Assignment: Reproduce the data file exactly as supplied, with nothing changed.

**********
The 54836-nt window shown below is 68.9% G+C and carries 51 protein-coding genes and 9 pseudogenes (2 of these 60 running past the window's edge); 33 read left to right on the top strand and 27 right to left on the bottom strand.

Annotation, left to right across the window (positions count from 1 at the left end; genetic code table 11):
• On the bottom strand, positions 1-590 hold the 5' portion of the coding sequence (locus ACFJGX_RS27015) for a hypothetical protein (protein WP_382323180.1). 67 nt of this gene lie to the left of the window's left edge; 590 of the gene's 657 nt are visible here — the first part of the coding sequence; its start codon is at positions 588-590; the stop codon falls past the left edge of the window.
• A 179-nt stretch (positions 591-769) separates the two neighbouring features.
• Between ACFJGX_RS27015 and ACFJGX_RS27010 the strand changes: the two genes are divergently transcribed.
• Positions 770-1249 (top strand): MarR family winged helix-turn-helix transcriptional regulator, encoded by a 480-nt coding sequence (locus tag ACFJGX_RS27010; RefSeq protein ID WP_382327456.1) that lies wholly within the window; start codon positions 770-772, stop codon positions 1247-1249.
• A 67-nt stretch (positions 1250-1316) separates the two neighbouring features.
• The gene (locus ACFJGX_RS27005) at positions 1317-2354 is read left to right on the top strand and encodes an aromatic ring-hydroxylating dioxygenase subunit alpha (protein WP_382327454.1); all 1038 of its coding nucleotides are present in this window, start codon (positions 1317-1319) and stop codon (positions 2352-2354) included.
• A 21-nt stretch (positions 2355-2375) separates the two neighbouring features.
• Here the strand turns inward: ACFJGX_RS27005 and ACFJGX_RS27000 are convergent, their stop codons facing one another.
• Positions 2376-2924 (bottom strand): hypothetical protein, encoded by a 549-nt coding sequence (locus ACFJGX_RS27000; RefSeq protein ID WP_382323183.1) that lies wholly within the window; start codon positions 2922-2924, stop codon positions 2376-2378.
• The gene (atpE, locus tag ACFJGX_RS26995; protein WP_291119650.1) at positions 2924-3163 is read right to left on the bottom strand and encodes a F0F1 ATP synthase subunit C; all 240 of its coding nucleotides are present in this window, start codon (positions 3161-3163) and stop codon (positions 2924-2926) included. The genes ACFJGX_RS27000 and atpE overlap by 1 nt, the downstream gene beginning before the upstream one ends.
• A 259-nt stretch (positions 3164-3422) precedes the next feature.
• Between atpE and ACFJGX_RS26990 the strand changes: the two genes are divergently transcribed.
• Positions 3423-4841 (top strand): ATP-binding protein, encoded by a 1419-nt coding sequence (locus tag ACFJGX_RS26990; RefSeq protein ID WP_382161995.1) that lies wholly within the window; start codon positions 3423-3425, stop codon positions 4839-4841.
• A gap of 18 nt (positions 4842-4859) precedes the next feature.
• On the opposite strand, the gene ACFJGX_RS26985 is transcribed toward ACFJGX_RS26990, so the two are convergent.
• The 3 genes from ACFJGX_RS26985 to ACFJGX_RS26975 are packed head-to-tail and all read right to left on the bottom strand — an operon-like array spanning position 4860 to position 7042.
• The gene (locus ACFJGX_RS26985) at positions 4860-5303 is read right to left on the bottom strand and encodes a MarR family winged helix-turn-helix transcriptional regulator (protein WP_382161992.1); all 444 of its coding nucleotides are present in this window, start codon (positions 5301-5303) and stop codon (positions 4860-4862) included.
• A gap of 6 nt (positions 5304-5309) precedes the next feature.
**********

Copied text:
The 54836-nt window shown below is 68.9% G+C and carries 51 protein-coding genes and 9 pseudogenes (2 of these 60 running past the window's edge); 33 read left to right on the top strand and 27 right to left on the bottom strand.

Annotation, left to right across the window (positions count from 1 at the left end; genetic code table 11):
• On the bottom strand, positions 1-590 hold the 5' portion of the coding sequence (locus ACFJGX_RS27015) for a hypothetical protein (protein WP_382323180.1). 67 nt of this gene lie to the left of the window's left edge; 590 of the gene's 657 nt are visible here — the first part of the coding sequence; its start codon is at positions 588-590; the stop codon falls past the left edge of the window.
• A 179-nt stretch (positions 591-769) separates the two neighbouring features.
• Between ACFJGX_RS27015 and ACFJGX_RS27010 the strand changes: the two genes are divergently transcribed.
• Positions 770-1249 (top strand): MarR family winged helix-turn-helix transcriptional regulator, encoded by a 480-nt coding sequence (locus tag ACFJGX_RS27010; RefSeq protein ID WP_382327456.1) that lies wholly within the window; start codon positions 770-772, stop codon positions 1247-1249.
• A 67-nt stretch (positions 1250-1316) separates the two neighbouring features.
• The gene (locus ACFJGX_RS27005) at positions 1317-2354 is read left to right on the top strand and encodes an aromatic ring-hydroxylating dioxygenase subunit alpha (protein WP_382327454.1); all 1038 of its coding nucleotides are present in this window, start codon (positions 1317-1319) and stop codon (positions 2352-2354) included.
• A 21-nt stretch (positions 2355-2375) separates the two neighbouring features.
• Here the strand turns inward: ACFJGX_RS27005 and ACFJGX_RS27000 are convergent, their stop codons facing one another.
• Positions 2376-2924 (bottom strand): hypothetical protein, encoded by a 549-nt coding sequence (locus ACFJGX_RS27000; RefSeq protein ID WP_382323183.1) that lies wholly within the window; start codon positions 2922-2924, stop codon positions 2376-2378.
• The gene (atpE, locus tag ACFJGX_RS26995; protein WP_291119650.1) at positions 2924-3163 is read right to left on the bottom strand and encodes a F0F1 ATP synthase subunit C; all 240 of its coding nucleotides are present in this window, start codon (positions 3161-3163) and stop codon (positions 2924-2926) included. The genes ACFJGX_RS27000 and atpE overlap by 1 nt, the downstream gene beginning before the upstream one ends.
• A 259-nt stretch (positions 3164-3422) precedes the next feature.
• Between atpE and ACFJGX_RS26990 the strand changes: the two genes are divergently transcribed.
• Positions 3423-4841 (top strand): ATP-binding protein, encoded by a 1419-nt coding sequence (locus tag ACFJGX_RS26990; RefSeq protein ID WP_382161995.1) that lies wholly within the window; start codon positions 3423-3425, stop codon positions 4839-4841.
• A gap of 18 nt (positions 4842-4859) precedes the next feature.
• On the opposite strand, the gene ACFJGX_RS26985 is transcribed toward ACFJGX_RS26990, so the two are convergent.
• The 3 genes from ACFJGX_RS26985 to ACFJGX_RS26975 are packed head-to-tail and all read right to left on the bottom strand — an operon-like array spanning position 4860 to position 7042.
• The gene (locus ACFJGX_RS26985) at positions 4860-5303 is read right to left on the bottom strand and encodes a MarR family winged helix-turn-helix transcriptional regulator (protein WP_382161992.1); all 444 of its coding nucleotides are present in this window, start codon (positions 5301-5303) and stop codon (positions 4860-4862) included.
• A gap of 6 nt (positions 5304-5309) precedes the next feature.